Exploring Variation: Functional Principal and Canonical Components Analysis

  • J.O Ramsay
  • Giles Hooker
  • Spencer Graves
Part of the Use R book series (USE R)


Now we look at how observations vary from one replication or sampled value to the next. There is, of course, also variation within observations, but we focused on that type of variation when considering data smoothing in Chapter 5.

Principal components analysis, or PCA, is often the first method that we turn to after descriptive statistics and plots. We want to see what primary modes of variation are in the data, and how many of them seem to be substantial. As in multivariate statistics, eigenvalues of the bivariate variance-covariance function v(s; t) are indicators of the importance of these principal components, and plotting eigenvalues is a method for determining how many principal components are required to produce a reasonable summary of the data.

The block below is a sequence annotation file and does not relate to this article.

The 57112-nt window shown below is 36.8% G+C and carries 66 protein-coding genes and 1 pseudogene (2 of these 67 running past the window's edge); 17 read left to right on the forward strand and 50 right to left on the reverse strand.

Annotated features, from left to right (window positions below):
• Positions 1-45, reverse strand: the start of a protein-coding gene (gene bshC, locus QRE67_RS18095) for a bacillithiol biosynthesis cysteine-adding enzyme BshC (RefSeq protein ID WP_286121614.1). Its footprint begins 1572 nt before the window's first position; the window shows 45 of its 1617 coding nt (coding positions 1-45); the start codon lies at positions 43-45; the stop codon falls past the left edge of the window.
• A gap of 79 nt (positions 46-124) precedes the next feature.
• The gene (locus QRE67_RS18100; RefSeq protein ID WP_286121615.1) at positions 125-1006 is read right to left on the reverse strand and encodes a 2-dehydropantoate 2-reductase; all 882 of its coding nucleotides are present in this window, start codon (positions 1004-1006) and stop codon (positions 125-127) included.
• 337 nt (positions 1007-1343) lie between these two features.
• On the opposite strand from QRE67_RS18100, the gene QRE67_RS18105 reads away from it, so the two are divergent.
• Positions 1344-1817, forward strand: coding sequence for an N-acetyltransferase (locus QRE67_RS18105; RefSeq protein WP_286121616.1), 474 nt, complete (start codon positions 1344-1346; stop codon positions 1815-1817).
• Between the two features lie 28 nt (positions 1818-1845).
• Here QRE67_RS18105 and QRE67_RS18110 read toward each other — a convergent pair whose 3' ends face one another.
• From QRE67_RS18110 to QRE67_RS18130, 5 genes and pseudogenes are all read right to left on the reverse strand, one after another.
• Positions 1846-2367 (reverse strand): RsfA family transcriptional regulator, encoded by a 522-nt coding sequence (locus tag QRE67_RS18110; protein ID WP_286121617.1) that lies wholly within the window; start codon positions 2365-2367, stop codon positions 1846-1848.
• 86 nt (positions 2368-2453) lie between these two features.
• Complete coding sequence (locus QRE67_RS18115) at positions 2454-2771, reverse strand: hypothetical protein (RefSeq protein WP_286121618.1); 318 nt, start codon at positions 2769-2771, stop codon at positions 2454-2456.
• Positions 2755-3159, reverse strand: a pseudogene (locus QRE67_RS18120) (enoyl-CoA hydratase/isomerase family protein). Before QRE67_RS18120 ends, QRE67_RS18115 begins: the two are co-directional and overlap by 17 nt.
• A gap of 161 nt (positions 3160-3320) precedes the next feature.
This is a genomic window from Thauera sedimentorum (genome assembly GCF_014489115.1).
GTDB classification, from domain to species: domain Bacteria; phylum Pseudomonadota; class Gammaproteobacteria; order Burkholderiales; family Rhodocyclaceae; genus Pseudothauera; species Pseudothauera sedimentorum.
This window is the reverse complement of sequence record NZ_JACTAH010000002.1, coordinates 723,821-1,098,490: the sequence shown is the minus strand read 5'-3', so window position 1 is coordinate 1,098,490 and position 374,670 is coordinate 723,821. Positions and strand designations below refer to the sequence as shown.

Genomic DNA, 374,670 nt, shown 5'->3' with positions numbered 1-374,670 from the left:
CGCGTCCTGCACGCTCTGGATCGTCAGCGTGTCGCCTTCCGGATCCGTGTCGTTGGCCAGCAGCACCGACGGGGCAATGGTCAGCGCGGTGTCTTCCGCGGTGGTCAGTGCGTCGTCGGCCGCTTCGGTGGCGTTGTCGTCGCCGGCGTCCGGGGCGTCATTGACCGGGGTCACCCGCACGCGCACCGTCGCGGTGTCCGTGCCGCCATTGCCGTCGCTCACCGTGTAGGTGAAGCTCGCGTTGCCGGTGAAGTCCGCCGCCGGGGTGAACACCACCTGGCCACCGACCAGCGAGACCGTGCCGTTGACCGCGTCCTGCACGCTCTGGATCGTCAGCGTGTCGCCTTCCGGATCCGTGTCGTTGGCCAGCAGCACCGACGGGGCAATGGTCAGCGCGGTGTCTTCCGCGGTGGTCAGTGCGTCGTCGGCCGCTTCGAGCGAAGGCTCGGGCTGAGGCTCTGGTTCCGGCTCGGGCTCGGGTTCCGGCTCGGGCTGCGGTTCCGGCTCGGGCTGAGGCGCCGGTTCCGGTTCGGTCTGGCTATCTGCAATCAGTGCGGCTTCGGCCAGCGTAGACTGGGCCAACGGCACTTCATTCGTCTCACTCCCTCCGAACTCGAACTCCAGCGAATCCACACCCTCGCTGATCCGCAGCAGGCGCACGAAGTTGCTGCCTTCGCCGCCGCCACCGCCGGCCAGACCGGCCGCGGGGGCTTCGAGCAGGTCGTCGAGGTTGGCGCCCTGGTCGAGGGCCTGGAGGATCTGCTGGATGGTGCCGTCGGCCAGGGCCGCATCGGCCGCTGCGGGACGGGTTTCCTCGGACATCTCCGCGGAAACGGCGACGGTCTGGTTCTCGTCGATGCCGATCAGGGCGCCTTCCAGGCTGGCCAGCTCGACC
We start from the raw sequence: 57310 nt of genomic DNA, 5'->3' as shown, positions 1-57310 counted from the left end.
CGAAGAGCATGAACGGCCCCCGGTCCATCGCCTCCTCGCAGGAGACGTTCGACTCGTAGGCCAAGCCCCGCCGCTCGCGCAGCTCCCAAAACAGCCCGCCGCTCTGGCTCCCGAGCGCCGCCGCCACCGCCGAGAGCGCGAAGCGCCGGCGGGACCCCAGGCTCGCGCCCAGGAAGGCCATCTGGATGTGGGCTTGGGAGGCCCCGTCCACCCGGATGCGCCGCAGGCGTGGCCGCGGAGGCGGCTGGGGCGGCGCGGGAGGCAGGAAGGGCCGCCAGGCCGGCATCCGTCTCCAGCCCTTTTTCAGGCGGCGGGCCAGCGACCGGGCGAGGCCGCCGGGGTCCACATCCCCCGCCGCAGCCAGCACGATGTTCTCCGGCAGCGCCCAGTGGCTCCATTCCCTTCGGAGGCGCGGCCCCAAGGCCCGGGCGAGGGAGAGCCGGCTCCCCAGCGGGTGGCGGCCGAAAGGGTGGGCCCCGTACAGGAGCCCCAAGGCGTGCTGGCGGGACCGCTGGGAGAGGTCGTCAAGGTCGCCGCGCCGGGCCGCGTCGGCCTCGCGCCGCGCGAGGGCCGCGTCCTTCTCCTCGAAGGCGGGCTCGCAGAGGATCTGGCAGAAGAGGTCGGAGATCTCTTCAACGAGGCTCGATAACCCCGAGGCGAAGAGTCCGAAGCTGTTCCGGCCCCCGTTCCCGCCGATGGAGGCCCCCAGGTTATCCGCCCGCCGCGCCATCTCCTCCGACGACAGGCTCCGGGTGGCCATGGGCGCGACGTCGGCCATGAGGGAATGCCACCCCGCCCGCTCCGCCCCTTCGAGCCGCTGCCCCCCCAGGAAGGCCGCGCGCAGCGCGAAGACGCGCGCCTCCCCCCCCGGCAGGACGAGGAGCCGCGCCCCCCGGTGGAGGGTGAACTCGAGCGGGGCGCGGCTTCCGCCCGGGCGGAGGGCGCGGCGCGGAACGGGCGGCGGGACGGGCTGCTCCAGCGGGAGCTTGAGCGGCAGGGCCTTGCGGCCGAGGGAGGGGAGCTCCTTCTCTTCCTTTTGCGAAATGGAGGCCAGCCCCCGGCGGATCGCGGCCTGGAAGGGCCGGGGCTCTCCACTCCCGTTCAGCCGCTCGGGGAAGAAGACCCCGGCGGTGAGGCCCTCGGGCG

Functional Data Canonical Correlation Analysis Canonical Variable Principal Component Score Functional Data Analysis 
These keywords were added by machine and not by the authors. This process is experimental and the keywords may be updated as the learning algorithm improves.


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Copyright information

© Springer-Verlag New York 2009

Authors and Affiliations

  1. 1.OttawaCanada
  2. 2.Department of Biological Statistics & Computational BiologyCornell UniversityIthacaUSA
  3. 3.Productive Systems EngineeringSan JoseUSA

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